Consider those six glasses at the top of the UR page.
One part The Odyssey
One part Memento
One part Twilight Zone (A Stop at Willoughby preferred)
One part Waiting for Godot
One part Groundhog Day (extra dry)
One part Dark Victory
Add to shaker. No ice.
Memory, by Donald Westlake.
Written in the sixties and published just recently, posthumously. It is a different kind of Westlake. It’s got a little of the potboiler in it, as the cover image suggests. But it is a potboiler that slips in and out of profundity with ease. And it is pretty damn disquieting, too. What does it mean to go home? What is your identity, anyway?
No plot revealers here. I will say the book puts me in the mind of the tragic aspects of Spielberg (& Kubrick’s) A.I.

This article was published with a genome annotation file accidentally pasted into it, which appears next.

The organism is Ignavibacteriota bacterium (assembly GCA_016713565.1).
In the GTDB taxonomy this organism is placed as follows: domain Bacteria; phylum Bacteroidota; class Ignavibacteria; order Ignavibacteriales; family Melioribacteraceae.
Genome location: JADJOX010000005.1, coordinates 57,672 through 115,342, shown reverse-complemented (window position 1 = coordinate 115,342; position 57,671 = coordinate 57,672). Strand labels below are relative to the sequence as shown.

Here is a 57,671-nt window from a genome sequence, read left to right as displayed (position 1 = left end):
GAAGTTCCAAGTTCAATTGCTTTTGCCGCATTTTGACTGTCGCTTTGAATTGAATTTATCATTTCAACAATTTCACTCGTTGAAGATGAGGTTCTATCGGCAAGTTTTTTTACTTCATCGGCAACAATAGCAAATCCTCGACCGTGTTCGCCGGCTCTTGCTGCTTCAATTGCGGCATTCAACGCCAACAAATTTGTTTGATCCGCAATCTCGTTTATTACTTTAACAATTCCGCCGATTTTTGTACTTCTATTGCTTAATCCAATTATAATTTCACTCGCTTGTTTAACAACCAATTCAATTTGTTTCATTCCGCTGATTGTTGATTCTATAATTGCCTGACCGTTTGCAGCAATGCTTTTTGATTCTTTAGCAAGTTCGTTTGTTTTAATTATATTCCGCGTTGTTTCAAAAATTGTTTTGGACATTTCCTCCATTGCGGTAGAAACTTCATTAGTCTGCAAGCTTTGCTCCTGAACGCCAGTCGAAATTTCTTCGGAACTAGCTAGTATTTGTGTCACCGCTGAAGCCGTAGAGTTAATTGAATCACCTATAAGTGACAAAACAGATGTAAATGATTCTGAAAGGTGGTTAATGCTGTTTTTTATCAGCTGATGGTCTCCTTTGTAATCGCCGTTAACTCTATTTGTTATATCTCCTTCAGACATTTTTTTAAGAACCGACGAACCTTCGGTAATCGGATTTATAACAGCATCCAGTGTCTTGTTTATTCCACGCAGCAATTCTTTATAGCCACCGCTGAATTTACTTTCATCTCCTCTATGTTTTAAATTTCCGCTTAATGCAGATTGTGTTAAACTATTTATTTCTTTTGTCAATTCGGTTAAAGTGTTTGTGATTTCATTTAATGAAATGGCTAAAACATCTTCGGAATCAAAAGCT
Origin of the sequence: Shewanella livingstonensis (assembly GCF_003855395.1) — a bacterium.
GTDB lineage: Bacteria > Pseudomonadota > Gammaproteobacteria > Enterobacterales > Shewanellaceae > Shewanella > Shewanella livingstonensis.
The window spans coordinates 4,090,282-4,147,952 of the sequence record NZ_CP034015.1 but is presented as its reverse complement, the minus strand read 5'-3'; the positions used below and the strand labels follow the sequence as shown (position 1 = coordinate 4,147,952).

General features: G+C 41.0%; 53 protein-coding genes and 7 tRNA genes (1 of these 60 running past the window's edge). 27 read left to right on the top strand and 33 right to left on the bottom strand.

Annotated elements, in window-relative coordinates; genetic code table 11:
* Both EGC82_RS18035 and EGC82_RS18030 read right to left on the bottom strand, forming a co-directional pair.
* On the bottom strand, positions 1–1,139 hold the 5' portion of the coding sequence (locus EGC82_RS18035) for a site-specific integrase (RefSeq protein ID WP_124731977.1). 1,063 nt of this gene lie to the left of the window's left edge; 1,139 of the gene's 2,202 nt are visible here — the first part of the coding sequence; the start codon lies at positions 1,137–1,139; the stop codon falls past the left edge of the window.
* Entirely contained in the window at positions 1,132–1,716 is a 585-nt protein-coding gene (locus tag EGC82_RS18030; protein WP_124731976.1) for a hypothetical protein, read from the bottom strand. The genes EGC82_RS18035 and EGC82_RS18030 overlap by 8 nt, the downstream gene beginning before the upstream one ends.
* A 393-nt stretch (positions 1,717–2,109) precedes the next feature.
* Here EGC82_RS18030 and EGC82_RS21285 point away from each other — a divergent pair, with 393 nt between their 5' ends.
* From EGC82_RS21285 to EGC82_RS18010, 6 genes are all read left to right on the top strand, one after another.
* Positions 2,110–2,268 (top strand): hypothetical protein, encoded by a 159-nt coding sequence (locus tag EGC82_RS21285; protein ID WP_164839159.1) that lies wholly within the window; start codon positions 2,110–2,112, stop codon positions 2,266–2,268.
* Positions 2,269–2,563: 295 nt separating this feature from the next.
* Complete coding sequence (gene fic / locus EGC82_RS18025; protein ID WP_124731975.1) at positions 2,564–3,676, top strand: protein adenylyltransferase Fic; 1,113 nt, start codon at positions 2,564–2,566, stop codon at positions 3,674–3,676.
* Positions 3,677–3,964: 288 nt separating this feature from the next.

(W)e start by feeling the tragedy of David–that he feels from the inside out that his love is authentically his when it is “merely” a function of his program. But we then move on to the tragedy of us–that we are not much different.
And also a little of Andre Gregory’s last words in My Dinner With Andre:
(P)eople hold on to these images: father, mother, husband, wife, again for the same reason: ’cause they seem to provide some firm ground. But there’s no wife there. What does that mean, a wife? A husband? A son? A baby holds your hands and then suddenly there’s this huge man lifting you off the ground, and then he’s gone. Where’s that son?